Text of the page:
South Africa's `Dr. Death' acquitted of murder, fraud

Basson led apartheid's chemical arms program

April 12, 2002|By John Murphy | John Murphy,SUN FOREIGN STAFF

PRETORIA, South Africa - The man South Africans dubbed "Dr. Death" - the mastermind behind apartheid's bizarre and horrific chemical and biological weapons program against its black opponents - was acquitted yesterday of all charges against him, including murder, fraud and drug dealing.

Reading from his 1,500-page judgment, Pretoria High Court Judge Willie Hartzenberg declared that state prosecutors - after 2 1/2 years and more than 200 witnesses - had failed to prove their case against Dr. Wouter Basson.

Basson, a 51-year-old cardiologist, stood accused of dreaming up gruesome plots to murder anti-apartheid officials such as former President Nelson Mandela and sterilize black women while head of Project Coast, South Africa's chemical and biological warfare unit in the 1980s and early 1990s.

He traveled the world under many guises, attempting to infiltrate American and European defense programs, creating a network of scientists and chemical suppliers, living a life of luxury at taxpayers' expense, prosecutors said.

During the trial, witnesses told of Basson's orders to create deadly bacteria to contaminate water supplies, lace chocolates with poison and cigarettes with anthrax, contaminate shirts with deadly substances, produce exploding washing powder and lethal umbrellas, all tools to eliminate those opposed to South Africa's white-ruled government.

The case against Basson was one of the longest and costliest trials in South African history and revealed one of the most disturbing chapters of South Africa's past.

He faced 18 counts of murder or conspiracy to commit murder, 24 charges of theft and fraud totaling more than $4 million and several counts of drug trafficking.

Despite months of chilling testimony of gruesome murders, spy games and drug deals all allegedly orchestrated by Basson, most observers were not surprised by yesterday's outcome.

The South African courts have had difficulty prosecuting crimes committed against members of the now ruling African National Congress.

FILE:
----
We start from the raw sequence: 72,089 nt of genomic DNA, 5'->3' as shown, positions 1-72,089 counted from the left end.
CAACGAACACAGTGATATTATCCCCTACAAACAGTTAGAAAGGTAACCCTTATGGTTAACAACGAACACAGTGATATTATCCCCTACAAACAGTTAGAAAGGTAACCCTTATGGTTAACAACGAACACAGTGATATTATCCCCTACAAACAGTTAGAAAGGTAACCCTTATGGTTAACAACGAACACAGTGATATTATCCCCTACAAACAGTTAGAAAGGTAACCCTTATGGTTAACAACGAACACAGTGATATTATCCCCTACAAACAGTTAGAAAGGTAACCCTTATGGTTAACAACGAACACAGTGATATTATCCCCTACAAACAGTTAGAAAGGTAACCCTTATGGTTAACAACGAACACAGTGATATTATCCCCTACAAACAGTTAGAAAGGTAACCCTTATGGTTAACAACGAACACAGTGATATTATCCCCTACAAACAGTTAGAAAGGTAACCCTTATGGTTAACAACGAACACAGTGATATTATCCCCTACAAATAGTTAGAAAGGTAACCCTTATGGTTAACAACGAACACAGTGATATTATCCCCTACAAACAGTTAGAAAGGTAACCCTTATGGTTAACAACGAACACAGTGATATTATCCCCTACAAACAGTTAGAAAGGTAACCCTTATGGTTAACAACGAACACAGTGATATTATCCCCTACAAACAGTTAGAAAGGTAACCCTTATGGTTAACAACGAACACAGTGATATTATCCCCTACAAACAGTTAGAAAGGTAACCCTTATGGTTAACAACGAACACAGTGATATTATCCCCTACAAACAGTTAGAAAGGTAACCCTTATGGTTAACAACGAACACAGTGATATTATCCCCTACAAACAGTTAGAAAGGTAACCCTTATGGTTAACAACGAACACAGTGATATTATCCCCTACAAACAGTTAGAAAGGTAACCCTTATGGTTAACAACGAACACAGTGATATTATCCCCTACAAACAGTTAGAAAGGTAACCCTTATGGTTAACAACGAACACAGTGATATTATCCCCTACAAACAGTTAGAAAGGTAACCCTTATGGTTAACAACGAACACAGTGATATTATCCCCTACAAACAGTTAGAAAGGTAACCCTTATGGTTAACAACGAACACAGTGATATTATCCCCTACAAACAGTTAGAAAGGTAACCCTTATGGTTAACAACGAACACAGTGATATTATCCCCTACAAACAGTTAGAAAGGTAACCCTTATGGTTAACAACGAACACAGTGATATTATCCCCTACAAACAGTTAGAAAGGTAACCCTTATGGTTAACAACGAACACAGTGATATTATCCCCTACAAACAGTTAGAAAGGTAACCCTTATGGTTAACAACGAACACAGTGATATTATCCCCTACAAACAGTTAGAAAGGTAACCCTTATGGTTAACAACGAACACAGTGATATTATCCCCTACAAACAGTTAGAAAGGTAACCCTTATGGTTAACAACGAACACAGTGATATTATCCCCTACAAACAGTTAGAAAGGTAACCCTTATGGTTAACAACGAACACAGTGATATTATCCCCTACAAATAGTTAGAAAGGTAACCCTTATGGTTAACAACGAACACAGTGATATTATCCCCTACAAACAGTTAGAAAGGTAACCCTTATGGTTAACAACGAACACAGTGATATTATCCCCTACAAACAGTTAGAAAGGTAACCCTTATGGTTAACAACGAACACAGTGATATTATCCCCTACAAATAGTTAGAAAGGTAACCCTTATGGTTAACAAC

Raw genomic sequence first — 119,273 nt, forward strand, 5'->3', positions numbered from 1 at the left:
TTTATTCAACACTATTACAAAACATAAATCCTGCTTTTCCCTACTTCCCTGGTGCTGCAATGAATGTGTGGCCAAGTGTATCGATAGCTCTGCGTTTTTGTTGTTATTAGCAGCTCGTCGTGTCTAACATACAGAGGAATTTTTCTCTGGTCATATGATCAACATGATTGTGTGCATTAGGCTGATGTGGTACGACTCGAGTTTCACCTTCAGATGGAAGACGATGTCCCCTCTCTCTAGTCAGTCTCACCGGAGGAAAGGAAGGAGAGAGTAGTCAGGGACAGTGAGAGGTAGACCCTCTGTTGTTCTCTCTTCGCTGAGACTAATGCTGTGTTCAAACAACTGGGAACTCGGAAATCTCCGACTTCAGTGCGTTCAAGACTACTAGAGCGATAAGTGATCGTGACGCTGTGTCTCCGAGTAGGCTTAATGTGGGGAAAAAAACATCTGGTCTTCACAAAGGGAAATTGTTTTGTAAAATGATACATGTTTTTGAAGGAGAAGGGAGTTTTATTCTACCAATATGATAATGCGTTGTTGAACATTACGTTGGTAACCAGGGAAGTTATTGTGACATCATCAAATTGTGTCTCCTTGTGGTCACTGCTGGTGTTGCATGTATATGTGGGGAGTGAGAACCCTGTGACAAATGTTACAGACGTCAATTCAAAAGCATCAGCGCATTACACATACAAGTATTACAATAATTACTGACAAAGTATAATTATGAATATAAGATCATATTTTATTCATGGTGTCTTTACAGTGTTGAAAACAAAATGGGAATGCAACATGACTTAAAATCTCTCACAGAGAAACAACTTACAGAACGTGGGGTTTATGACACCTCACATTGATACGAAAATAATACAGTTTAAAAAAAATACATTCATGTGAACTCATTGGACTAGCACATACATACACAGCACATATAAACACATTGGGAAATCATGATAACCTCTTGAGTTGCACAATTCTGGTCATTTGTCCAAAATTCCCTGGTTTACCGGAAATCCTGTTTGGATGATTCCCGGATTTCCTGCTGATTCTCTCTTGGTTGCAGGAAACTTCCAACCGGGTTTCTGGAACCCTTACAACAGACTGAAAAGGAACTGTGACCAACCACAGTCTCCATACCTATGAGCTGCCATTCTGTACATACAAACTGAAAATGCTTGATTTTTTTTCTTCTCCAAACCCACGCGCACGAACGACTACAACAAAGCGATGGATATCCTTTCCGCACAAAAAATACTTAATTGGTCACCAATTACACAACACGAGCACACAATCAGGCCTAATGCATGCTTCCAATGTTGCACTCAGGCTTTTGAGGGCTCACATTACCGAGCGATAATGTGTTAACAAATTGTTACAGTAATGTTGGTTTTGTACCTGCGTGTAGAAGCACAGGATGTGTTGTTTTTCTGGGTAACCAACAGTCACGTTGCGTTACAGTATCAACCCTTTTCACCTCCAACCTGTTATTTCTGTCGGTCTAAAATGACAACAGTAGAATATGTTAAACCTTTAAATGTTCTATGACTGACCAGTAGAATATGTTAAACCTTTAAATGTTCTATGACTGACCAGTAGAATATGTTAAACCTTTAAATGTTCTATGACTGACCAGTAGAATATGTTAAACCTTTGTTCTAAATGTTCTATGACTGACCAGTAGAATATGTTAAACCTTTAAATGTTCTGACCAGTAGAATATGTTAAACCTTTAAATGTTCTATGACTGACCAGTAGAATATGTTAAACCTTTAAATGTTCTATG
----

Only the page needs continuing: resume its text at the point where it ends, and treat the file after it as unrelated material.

The country's Truth and Reconciliation Commission offered the victims and perpetrators of violence under apartheid a chance to tell their stories and request amnesty. Basson testified before the commission, but refused to apply for amnesty. Thousands were either denied amnesty or failed to step forward and testify, exposing themselves to potential prosecution.

But Basson's acquittal, analysts say, will contribute to a feeling that the celebrated truth and reconciliation process might have failed the public.

"This trial has in some sense thumbed its nose at the Truth and Reconciliation Commission," said Graeme Simpson, executive director of the Center for Violence and Reconciliation in Johannesburg. "It sends a message to those who did not apply for amnesty that they should feel safe." Moreover, he added, "It allows the Bassons of the world to sustain the myth of their innocence."

Early on in the trial that started October 1999, prosecutors accused Judge Hartzenberg of being biased in favor of Basson. Hartzenberg remarked that he was "bored to death" by the state's case. Prosecutors asked for the judge to be replaced, but Hartzenberg balked at the request.

"The state already has an indication of who is regarded as the Virgin Mary of this court," the senior prosecutor told the court last year. Prosecutors said they plan to appeal Basson's acquittal.

Yesterday's court hearing had many of the trappings of the old South Africa. Hartzenberg read his judgments in Afrikaans, the official language under South Africa's days of white rule. Some of apartheid's top leaders, including the former defense minister Magnus Malan, the former military chief Constand Viljoen and former Surgeon-General Niel Knobel, filled the long wooden benches in the rear of the court.

A balding, slight man with a neatly trimmed beard, Basson has been described as charming and confident. He would often wink at the cameras as he entered the court each day.

Basson remained free on bail throughout the trial and continued to practice medicine at a Pretoria hospital until last year. He declined to comment on the judgment yesterday.

The son of a South African Defense Force colonel and an opera singer, Basson grew up in Cape Town. A brilliant student, he graduated from University of Pretoria medical school before being called to duty in the apartheid military. He fought in conflicts in South-West Africa, now Namibia, Mozambique and Angola. He rose rapidly to the rank of brigadier and was tapped in 1980 to establish Project Coast, a chemical and biological warfare program that targeted leaders of the country's anti-apartheid movement.

Testimony revealed that during the 1980s, Basson slipped into a shadowy existence as a spy on other chemical weapons programs around the world. He married a number of wives in different countries, bought homes and properties and set up front companies and bank accounts that he allegedly used to pocket money for his own gains.

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